Transubstantiation explains how Christ does so: by the power of His own words through the power of the Holy Spirit in the act of consecration. But it does not end there. By virtue of our baptism, we are ourselves are now part of the mystical Body of Christ. Since Christ offers Himself sacramentally in the Mass, it can rightly be said that we too are offered as part of that sacrifice since we are incorporated into His Body. This is the truth that Saint Augustine expresses elsewhere in his writings as well:
For the whole Church observes this practice which was handed down by the Fathers: that it prayers for those who have died in the communion of the Body and Blood of Christ, when they are commemorated in their own place in the sacrifice itself; and the sacrifice is offered also in memory of them on their behalf.   
Saint Augustine. Sermon 172.2

O Sacrament of piety! O sign of unity! O Bread of love! He who desires life finds here a place to live in and the means to live by. Let him approach, let him believe, let him be incorporated so that he may receive life. Let him not refuse union with the members, let him not be a corrupt member, deserving to be cut off, nor a disfigured member to be ashamed of. Let him be a grateful, fitting and healthy member. Let him cleave to the body, let him live by God and for God. Let him now labor here on earth, that he may afterwards reign in heaven.   
St. Augustine, "Homilies on the Gospel of John", 26, 13.

The fact that our fathers of old offered sacrifices with beasts for victims, which the present-day people of God read about but do not do, is to be understood in no way but this: that those things signified the things that we do in order to draw near to God and to recommend to our neighbor the same purpose. A visible sacrifice, therefore, is the sacrament, that is to say, the sacred sign, of an invisible sacrifice. . . . Christ is both the Priest, offering Himself, and Himself the Victim. He willed that the sacramental sign of this should be the daily sacrifice of the Church, who, since the Church is His body and He the Head, learns to offer herself through Him.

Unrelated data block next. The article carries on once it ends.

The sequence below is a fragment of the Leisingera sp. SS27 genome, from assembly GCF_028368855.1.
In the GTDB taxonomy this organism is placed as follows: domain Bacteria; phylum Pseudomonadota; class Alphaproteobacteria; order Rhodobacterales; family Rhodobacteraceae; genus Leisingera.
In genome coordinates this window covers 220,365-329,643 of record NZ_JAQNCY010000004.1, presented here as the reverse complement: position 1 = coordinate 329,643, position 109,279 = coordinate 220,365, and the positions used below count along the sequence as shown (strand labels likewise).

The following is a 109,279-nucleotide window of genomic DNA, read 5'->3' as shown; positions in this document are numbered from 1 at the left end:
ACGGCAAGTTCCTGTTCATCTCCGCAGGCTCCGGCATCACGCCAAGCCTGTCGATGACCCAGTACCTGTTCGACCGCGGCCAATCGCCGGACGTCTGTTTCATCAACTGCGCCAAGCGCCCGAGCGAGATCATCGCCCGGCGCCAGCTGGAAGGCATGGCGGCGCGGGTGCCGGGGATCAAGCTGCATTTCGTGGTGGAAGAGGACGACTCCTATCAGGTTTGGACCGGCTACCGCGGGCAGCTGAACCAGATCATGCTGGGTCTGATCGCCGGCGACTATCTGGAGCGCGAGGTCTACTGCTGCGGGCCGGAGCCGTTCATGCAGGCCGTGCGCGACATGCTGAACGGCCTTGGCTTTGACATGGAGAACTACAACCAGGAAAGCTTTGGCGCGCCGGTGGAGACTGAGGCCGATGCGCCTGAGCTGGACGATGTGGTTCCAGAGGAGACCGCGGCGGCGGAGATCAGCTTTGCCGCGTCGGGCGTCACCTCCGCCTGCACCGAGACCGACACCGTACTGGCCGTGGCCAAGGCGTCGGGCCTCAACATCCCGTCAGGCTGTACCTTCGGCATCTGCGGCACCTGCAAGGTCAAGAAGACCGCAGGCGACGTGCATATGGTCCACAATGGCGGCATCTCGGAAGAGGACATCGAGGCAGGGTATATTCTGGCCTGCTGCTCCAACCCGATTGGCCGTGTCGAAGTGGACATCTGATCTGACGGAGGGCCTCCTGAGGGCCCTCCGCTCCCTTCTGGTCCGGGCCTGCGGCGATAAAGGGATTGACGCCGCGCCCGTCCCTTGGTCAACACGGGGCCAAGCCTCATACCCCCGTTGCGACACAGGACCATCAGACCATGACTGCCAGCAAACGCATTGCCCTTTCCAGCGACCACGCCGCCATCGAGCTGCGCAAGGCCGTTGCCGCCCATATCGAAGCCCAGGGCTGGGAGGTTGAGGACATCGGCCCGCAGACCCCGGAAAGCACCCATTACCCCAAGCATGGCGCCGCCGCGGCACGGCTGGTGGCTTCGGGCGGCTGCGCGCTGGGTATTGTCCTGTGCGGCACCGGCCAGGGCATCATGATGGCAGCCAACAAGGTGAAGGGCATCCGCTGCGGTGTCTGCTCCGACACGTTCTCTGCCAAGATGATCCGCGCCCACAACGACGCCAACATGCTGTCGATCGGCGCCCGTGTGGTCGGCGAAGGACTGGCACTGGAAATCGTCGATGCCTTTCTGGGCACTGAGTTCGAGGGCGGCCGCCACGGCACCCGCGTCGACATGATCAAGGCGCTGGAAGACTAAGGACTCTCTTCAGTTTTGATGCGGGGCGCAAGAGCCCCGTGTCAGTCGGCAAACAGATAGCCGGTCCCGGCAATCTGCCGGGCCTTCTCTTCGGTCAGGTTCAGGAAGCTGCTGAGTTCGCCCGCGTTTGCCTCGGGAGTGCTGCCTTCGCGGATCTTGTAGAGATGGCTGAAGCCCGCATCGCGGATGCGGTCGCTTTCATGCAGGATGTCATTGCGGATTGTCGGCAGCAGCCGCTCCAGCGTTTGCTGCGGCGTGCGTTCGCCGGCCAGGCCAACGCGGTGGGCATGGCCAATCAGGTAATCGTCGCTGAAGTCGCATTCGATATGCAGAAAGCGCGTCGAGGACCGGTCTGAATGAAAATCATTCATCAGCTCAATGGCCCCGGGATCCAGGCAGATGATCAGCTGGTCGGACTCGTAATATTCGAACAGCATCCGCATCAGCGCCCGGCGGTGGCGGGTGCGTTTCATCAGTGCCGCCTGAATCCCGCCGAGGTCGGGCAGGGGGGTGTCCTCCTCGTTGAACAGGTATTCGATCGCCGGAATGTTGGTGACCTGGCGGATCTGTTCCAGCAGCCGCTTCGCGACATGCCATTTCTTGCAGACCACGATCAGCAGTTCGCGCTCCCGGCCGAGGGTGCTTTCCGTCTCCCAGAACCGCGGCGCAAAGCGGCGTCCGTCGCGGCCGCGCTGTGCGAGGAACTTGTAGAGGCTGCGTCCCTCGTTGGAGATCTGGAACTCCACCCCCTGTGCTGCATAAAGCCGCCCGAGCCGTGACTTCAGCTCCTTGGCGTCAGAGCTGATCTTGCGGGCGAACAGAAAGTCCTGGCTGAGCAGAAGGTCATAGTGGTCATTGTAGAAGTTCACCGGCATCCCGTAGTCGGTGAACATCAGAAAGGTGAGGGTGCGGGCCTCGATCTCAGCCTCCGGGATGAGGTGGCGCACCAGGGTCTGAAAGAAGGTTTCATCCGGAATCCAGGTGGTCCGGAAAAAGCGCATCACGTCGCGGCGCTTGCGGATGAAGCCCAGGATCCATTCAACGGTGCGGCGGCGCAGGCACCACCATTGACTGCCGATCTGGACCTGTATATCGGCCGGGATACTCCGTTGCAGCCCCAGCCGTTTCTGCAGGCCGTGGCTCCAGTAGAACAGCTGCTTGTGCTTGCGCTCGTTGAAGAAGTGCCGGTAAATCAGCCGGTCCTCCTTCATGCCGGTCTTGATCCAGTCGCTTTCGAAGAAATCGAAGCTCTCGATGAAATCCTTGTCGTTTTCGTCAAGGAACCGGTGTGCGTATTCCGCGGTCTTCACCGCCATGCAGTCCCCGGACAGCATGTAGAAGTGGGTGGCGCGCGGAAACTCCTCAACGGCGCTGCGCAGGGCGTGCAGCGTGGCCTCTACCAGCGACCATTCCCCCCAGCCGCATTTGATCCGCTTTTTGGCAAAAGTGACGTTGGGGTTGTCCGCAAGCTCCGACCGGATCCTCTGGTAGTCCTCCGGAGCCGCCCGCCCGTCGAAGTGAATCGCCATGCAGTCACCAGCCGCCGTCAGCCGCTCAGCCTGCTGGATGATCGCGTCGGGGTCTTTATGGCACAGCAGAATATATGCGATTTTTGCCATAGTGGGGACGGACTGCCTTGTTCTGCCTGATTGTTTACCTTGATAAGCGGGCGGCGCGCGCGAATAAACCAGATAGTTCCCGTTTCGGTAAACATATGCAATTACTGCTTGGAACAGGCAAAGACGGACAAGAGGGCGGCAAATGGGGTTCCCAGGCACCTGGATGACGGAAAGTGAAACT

St. Augustine, The City of God, 10:5; 10:20.
Here is “modern Rome’s” take on the matter:
Pope Pius XII:
103. Let this, then, be the intention and aspiration of the faithful, when they offer up the divine Victim in the Mass. For if, as St. Augustine writes, our mystery is enacted on the Lord's table, that is Christ our Lord Himself, [fn. 96] who is the Head and symbol of that union through which we are the body of Christ [fn. 97] and members of His Body;[fn. 98] if St. Robert Bellarmine teaches, according to the mind of the Doctor of Hippo, that in the sacrifice of the altar there is signified the general sacrifice by which the whole Mystical Body of Christ, that is, all the city of redeemed, is offered up to God through Christ, the High Priest:[fn. 99] nothing can be conceived more just or fitting than that all of us in union with our Head, who suffered for our sake, should also sacrifice ourselves to the eternal Father. For in the sacrament of the altar, as the same St. Augustine has it, the Church is made to see that in what she offers she herself is offered.[fn. 100] 
96. Cf. Sermo. 272.   
97. Cf. 1 Cor. 12:27.   
98. Cf. Eph. 5:30.   
99. Cf. Saint Robert Bellarmine, De Missa, 2, c. 8.   
100. Cf. De Civitate Dei, Book 10, c. 6.

Ven. Pope Pius XII, Mediator Dei (1947)
Bl. Pope John Paul II:
40. The Eucharist creates communion and fosters communion. Saint Paul wrote to the faithful of Corinth explaining how their divisions, reflected in their Eucharistic gatherings, contradicted what they were celebrating, the Lord's Supper. The Apostle then urged them to reflect on the true reality of the Eucharist in order to return to the spirit of fraternal communion (cf. 1 Cor 11:17- 34). Saint Augustine effectively echoed this call when, in recalling the Apostle's words: “You are the body of Christ and individually members of it” (1 Cor 12: 27), he went on to say: “If you are his body and members of him, then you will find set on the Lord's table your own mystery. Yes, you receive your own mystery”. (fn 84) And from this observation he concludes: “Christ the Lord... hallowed at his table the mystery of our peace and unity. Whoever receives the mystery of unity without preserving the bonds of peace receives not a mystery for his benefit but evidence against himself”. (fn. 85) 
84 Sermo 272: PL 38, 1247.   
85 Ibid., 1248.   
Pope John Paul II. Ecclesia De Eucharistia (2003)
One more magisterial teaching:
Let us not forget that the Risen One has no other mediation to reveal Himself to the world and to pursue his work of salvation than the body he gives today to the community of His disciples, the Church. In the Eucharist, Christ makes the community of His disciples He has gathered His ecclesial Body. And each one is called to being a living member of this body. At the heart of the liturgy of the Mass, Eucharistic prayer invites us to receive the Eucharistic body of the Lord and to become His ecclesial body in the world. Saint Augustine said to the newly baptized: “You hear ‘the Body of Christ’ and you answer ‘Amen’. Be a member of the body of Christ so that your ‘amen’ may be true” (Sermon 272). 
Most. Rev. Jean-Pierre Ricard, Archbishop of Bordeaux, The Eucharist: Source and Summit of the Life and Mission of the Church (2005)
In short, Saint Augustine’s teaching is “modern Rome’s” teaching. ‘Nuff said. Let us continue on...

TEXT: So why in bread? Let's not bring anything of our own to bear here, let's go on listening to the apostle himself, who said, when speaking of this sacrament, One bread, one body, we being many are (1 Cor 10:17).